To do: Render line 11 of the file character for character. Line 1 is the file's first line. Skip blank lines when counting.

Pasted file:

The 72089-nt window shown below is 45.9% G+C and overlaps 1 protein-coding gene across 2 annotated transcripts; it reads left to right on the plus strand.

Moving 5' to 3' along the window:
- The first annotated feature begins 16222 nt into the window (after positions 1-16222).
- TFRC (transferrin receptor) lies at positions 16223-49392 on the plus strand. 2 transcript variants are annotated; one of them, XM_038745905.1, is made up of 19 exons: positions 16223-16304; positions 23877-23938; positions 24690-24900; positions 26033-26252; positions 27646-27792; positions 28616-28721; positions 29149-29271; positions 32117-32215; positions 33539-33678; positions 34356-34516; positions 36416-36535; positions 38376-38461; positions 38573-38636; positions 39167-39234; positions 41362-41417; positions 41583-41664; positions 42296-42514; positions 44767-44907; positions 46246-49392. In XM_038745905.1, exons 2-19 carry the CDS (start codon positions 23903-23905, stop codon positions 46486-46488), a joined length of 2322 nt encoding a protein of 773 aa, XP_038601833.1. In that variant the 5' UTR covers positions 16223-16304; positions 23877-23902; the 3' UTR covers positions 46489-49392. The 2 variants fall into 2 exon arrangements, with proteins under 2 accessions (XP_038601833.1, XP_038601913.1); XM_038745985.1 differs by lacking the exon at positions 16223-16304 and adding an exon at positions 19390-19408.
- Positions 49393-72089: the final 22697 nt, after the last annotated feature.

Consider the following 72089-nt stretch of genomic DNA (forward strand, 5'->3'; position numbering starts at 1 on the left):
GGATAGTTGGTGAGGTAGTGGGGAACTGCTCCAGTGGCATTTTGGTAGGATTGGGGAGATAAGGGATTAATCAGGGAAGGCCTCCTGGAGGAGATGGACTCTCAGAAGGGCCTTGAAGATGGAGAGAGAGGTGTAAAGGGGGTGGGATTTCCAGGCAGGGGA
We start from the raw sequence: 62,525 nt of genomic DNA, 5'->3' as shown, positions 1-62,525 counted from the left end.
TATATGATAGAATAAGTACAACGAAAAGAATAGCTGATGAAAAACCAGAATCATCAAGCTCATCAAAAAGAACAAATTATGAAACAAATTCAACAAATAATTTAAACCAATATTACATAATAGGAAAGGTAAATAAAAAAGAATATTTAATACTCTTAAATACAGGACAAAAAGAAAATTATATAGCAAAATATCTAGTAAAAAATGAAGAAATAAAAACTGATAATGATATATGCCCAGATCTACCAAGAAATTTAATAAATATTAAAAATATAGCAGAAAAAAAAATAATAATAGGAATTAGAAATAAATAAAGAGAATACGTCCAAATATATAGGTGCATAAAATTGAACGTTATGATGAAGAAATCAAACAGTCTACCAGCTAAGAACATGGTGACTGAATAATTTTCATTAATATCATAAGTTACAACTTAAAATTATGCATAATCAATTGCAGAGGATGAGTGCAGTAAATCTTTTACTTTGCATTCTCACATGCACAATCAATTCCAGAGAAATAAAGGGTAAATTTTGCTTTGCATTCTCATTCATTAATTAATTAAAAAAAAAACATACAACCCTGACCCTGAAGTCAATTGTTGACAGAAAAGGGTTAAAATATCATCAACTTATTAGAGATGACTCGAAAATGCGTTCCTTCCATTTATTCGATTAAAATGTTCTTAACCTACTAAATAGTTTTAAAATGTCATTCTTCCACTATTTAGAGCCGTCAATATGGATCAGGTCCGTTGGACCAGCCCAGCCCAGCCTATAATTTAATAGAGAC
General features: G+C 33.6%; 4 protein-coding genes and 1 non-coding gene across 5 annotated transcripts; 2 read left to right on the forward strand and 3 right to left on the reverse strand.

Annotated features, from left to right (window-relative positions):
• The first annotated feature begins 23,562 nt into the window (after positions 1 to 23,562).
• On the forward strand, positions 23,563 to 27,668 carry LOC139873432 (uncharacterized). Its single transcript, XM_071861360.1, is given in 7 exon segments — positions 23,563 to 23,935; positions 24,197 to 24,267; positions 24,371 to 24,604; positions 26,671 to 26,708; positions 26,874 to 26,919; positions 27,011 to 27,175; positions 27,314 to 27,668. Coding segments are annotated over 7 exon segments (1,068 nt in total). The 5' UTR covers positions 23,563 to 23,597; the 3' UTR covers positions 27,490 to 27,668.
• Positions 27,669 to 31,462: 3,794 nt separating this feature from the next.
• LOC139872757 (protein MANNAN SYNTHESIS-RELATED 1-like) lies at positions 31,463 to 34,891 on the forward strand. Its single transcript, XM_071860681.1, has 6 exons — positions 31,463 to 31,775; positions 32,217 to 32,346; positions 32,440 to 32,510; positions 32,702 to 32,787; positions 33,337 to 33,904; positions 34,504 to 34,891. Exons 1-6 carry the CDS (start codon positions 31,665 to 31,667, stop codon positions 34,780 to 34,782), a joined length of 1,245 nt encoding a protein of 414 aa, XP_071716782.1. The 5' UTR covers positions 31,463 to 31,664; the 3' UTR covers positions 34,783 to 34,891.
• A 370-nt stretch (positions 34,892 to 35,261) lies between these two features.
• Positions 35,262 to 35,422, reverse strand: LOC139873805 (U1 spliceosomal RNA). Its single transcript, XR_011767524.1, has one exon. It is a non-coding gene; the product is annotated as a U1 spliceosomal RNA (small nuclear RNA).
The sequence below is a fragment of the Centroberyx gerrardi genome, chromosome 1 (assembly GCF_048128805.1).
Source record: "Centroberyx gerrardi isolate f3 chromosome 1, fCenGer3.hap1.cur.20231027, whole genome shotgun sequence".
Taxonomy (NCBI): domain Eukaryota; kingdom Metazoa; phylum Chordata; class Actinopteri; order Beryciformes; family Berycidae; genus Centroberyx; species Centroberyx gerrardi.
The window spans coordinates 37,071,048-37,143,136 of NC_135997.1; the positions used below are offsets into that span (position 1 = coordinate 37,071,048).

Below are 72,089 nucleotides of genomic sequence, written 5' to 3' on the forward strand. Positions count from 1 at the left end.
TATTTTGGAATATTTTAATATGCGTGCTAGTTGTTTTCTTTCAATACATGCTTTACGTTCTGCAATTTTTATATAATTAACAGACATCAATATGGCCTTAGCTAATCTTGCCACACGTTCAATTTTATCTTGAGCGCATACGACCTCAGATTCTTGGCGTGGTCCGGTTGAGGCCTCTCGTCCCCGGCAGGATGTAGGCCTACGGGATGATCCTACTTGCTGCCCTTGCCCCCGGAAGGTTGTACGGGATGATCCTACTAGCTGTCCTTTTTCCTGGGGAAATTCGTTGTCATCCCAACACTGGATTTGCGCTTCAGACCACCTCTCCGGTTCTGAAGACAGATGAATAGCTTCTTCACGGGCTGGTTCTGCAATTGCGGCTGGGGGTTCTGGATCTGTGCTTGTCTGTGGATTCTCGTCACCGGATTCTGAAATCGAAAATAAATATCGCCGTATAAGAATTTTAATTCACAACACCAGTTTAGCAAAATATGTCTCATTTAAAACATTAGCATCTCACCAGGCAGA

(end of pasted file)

Annotated features, from left to right (window-relative positions):